The lion’s world: a journey into the heart of Narnia
SPCK, 2012, £8.99, Pbk., 152p., ISBN 978-0281068951
This short volume of reflections on the theological meaning of C.S. Lewis’ well known series of children’s stories has already attracted the attention of reviewers from the national press. The author’s musings on Lewis have also been parodied in the pages of Private Eye. The book is based on a series of talks that Dr. Williams, Archbishop of Canterbury, gave in Canterbury Cathedral during the Holy Week of 2011.
Dr. Williams discovered the Narnian chronicles as a teenager after reading some of Lewis’ works of Christian apologetics. As an adult reader of Lewis, and as a skilled theologian who is also well acquainted with our literary heritage, he is well qualified to bring out the theological themes that lie beneath the surface of this popular series of children’s fantasies.
Dr. Williams responds to some of the criticisms of Lewis that have been expressed by Philip Pullman and other writers. While acknowledging that Lewis wrote as a man of his times, and that he is not above criticism, the Archbishop provides a thoughtful response to charges that Lewis was a misogynist and that he used racial stereotypes in his portrayal of the race of the Calormenes.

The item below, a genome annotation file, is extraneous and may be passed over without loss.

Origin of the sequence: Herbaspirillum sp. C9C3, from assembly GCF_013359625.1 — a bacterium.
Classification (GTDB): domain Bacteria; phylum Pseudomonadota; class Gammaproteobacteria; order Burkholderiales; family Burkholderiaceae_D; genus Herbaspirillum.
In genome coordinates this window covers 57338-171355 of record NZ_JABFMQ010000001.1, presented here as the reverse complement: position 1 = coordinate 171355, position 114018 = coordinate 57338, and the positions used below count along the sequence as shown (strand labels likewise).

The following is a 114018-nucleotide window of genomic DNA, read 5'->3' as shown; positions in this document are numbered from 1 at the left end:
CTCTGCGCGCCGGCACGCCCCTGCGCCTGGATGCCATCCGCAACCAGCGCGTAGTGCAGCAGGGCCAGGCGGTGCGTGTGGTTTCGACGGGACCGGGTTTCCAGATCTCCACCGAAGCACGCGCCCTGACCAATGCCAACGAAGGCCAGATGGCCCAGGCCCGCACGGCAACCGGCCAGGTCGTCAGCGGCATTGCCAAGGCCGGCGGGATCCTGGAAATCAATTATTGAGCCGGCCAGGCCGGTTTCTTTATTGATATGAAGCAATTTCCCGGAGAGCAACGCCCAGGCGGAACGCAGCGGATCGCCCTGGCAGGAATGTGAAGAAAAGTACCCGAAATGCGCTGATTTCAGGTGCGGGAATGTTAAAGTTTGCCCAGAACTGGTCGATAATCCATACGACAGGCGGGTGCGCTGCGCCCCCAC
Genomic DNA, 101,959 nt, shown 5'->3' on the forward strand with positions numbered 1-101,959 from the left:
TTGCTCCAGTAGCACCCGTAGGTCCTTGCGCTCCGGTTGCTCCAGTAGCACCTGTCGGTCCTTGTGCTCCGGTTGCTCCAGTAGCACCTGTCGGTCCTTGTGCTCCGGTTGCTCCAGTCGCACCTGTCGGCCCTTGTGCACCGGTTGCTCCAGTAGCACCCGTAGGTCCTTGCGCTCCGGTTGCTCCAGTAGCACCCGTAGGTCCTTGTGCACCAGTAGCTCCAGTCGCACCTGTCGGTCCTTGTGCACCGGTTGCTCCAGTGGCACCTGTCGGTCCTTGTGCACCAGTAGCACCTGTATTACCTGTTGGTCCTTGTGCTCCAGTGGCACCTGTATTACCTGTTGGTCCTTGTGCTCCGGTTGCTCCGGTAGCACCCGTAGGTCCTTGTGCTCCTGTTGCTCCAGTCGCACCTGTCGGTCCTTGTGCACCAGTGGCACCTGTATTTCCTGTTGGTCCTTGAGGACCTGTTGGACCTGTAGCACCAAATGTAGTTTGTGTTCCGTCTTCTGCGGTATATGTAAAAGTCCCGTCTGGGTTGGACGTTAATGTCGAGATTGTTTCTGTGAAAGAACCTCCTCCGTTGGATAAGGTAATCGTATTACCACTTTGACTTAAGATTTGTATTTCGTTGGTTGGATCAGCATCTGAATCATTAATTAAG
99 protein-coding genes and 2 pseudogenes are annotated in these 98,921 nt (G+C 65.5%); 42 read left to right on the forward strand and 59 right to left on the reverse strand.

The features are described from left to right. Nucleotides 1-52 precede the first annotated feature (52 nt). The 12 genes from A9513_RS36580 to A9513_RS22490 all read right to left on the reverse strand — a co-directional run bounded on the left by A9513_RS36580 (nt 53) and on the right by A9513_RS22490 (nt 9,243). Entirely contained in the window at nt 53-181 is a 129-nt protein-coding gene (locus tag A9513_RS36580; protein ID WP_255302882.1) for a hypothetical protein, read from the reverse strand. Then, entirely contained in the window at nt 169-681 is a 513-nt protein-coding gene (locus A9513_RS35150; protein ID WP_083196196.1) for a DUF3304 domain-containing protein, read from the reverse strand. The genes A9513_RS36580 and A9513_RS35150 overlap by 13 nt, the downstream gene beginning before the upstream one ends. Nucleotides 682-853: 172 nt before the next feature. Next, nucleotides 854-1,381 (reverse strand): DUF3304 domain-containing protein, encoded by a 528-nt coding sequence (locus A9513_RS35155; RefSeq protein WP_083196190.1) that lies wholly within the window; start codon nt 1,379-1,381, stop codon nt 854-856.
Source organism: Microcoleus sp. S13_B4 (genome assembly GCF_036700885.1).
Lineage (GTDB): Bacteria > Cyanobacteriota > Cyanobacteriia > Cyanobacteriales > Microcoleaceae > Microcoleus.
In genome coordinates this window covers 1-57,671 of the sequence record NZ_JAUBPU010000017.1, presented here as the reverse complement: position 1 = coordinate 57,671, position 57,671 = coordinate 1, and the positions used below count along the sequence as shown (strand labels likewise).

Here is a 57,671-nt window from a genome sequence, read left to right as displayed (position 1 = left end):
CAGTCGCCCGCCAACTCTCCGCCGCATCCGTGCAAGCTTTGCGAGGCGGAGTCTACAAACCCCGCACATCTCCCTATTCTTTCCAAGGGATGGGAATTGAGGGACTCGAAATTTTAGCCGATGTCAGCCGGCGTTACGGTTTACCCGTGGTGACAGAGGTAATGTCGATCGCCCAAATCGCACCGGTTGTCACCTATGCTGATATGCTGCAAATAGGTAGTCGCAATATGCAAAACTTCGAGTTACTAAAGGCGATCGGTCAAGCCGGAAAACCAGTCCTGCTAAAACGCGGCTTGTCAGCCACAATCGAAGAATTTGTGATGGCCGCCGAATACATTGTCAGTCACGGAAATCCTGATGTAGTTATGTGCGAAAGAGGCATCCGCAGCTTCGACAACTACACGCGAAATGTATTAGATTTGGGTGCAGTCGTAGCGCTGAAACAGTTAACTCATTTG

As the fiftieth anniversary of the death of C.S. Lewis approaches, there is likely to be increased interest in his life and works. The Lion’s World provides an excellent guide to the Christian insights that inspired so much of his writing, not least his children’s stories.
Contributed by: Graham Hedges, Hon. FCLIP, MCLIP, CLIS Secretary who until retirement worked for the public library service in the London Borough of Wandsworth.